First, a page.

Tyne & Wear

Stranded Donald Duckling cargo ship crew return home

Donald Ducking
Image caption The ship was detained on November 12 and its crew was provided with a Christmas meal by charity staff

The crew of a cargo ship detained on the River Tyne since November have flown home to the Philippines.

Eleven sailors on the Panama-registered Donald Duckling departed from Newcastle Airport, leaving the Romanian captain and chief engineer on board.

The Maritime and Coastguard Agency has held the ship at the Port of Tyne in North Shields over safety concerns.

Tommy Malloy, of the International Transport Workers' Federation, said it had been an "awful situation".

"They arrived in the UK with very little fuel and food and ran out of both very quickly.

"It is only the good nature of the people of Tyneside which has been keeping the crew going."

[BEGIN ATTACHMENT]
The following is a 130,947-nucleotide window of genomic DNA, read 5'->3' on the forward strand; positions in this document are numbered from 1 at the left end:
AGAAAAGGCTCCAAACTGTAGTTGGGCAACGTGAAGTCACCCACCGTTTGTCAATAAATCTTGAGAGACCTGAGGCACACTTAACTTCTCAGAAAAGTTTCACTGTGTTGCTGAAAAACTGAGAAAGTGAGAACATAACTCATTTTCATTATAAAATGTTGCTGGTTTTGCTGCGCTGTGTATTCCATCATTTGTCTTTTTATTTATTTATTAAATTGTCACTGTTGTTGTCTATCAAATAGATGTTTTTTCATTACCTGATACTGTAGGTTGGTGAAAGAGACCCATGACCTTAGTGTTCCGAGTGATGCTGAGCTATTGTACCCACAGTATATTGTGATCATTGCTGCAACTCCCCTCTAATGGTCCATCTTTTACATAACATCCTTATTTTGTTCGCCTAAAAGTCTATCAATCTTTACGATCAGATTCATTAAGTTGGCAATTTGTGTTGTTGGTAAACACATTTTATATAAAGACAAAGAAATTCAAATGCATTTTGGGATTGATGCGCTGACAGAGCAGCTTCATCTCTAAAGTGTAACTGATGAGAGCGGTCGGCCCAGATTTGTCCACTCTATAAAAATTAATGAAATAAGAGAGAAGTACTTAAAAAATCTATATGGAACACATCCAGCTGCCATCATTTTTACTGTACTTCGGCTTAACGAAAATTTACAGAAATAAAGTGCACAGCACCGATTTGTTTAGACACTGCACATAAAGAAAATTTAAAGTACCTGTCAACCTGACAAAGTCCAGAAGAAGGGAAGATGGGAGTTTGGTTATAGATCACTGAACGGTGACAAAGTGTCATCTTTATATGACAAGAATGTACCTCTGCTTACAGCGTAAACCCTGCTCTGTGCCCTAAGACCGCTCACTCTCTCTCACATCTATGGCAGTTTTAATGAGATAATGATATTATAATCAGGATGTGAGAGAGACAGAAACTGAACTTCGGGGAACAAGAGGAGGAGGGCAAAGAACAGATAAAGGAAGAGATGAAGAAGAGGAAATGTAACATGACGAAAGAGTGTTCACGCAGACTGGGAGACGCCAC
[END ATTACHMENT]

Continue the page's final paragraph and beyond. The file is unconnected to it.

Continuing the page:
'So relieved'

The ship had arrived on Tyneside to load a cargo of scrap metal bound for east Asia.

The crew had not been paid for two months before the ship was detained in the UK, according to Mr Malloy, and had been short of food.

He said they had now been paid for that period but have yet to receive a payment for December and January.

Mr Malloy added the men made many friends in the North East, but were "so relieved to be going home because conditions on that ship were absolutely appalling".

Support has also been provided by the Mission To Seafarers charity in South Shields.

The ship's owner, Taiwan-based TMT Group, has applied for bankruptcy protection in the United States.

The fate of the Donald Duckling remains unclear. TMT has yet to carry out the repairs necessary to enable it to leave the river.

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